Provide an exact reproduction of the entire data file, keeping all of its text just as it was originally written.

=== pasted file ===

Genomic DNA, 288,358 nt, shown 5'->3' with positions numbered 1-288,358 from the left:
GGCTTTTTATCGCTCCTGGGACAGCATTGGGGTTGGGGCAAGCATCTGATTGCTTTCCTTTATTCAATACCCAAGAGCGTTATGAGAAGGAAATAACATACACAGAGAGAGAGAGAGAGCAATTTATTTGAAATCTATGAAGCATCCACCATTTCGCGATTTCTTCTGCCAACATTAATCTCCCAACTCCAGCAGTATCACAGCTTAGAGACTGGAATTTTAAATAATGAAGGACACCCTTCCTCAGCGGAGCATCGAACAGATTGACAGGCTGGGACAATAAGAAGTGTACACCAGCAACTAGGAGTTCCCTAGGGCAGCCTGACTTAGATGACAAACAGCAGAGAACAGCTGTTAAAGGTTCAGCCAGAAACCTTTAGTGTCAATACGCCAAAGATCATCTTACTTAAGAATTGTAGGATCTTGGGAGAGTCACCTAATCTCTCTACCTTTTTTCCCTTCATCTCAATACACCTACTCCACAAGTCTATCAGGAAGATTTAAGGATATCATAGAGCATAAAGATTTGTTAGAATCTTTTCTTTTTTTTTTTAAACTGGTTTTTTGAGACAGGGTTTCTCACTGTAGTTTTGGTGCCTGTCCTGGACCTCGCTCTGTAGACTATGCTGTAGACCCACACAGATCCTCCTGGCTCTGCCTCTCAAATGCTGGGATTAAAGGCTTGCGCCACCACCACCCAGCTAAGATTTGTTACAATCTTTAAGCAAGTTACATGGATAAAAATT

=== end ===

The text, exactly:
Genomic DNA, 288,358 nt, shown 5'->3' with positions numbered 1-288,358 from the left:
GGCTTTTTATCGCTCCTGGGACAGCATTGGGGTTGGGGCAAGCATCTGATTGCTTTCCTTTATTCAATACCCAAGAGCGTTATGAGAAGGAAATAACATACACAGAGAGAGAGAGAGAGCAATTTATTTGAAATCTATGAAGCATCCACCATTTCGCGATTTCTTCTGCCAACATTAATCTCCCAACTCCAGCAGTATCACAGCTTAGAGACTGGAATTTTAAATAATGAAGGACACCCTTCCTCAGCGGAGCATCGAACAGATTGACAGGCTGGGACAATAAGAAGTGTACACCAGCAACTAGGAGTTCCCTAGGGCAGCCTGACTTAGATGACAAACAGCAGAGAACAGCTGTTAAAGGTTCAGCCAGAAACCTTTAGTGTCAATACGCCAAAGATCATCTTACTTAAGAATTGTAGGATCTTGGGAGAGTCACCTAATCTCTCTACCTTTTTTCCCTTCATCTCAATACACCTACTCCACAAGTCTATCAGGAAGATTTAAGGATATCATAGAGCATAAAGATTTGTTAGAATCTTTTCTTTTTTTTTTTAAACTGGTTTTTTGAGACAGGGTTTCTCACTGTAGTTTTGGTGCCTGTCCTGGACCTCGCTCTGTAGACTATGCTGTAGACCCACACAGATCCTCCTGGCTCTGCCTCTCAAATGCTGGGATTAAAGGCTTGCGCCACCACCACCCAGCTAAGATTTGTTACAATCTTTAAGCAAGTTACATGGATAAAAATT